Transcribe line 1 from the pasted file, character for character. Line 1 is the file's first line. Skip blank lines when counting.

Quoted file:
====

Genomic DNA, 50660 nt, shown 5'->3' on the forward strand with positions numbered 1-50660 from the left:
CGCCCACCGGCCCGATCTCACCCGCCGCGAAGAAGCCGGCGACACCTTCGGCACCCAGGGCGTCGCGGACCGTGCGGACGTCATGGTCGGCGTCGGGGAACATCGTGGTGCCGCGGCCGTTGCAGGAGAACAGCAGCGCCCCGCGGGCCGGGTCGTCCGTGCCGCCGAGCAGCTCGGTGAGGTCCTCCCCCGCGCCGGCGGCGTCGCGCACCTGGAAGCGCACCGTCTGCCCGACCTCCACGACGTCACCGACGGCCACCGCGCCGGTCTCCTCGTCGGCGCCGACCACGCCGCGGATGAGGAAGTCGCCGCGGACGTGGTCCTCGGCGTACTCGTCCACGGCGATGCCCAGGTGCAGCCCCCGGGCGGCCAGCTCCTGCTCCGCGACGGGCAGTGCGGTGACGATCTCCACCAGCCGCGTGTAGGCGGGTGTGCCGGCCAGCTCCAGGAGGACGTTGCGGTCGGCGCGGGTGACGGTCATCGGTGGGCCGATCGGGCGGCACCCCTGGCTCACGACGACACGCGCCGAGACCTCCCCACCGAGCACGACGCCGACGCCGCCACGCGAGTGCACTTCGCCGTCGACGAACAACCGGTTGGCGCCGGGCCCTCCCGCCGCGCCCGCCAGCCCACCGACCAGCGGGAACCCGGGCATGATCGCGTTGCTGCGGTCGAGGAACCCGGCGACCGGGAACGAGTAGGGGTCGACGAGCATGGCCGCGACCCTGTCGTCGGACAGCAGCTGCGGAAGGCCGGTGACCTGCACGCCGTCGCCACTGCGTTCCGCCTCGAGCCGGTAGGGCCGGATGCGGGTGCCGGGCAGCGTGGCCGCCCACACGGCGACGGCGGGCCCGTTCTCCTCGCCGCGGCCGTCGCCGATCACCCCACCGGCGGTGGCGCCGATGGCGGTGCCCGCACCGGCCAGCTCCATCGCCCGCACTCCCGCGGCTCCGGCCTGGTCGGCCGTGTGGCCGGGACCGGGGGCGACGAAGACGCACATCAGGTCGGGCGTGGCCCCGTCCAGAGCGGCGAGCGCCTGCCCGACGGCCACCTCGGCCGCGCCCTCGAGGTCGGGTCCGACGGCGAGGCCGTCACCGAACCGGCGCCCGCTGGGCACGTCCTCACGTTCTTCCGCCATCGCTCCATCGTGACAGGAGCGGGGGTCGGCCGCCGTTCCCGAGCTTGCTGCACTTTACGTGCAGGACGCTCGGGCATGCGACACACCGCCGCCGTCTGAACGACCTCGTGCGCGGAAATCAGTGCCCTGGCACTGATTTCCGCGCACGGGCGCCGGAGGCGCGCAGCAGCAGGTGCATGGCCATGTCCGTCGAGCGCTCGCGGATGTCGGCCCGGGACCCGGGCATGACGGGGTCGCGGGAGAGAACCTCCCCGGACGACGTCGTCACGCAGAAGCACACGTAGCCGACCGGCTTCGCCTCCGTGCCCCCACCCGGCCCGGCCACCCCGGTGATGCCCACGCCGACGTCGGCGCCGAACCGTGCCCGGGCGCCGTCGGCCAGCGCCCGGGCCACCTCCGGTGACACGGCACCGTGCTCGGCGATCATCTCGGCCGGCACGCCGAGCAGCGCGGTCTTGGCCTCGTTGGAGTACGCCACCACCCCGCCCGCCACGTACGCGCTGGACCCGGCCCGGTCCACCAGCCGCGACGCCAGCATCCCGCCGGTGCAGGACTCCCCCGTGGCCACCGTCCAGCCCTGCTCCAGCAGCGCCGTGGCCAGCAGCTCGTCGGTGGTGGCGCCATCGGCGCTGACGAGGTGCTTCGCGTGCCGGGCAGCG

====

Genomic DNA, 50660 nt, shown 5'->3' on the forward strand with positions numbered 1-50660 from the left: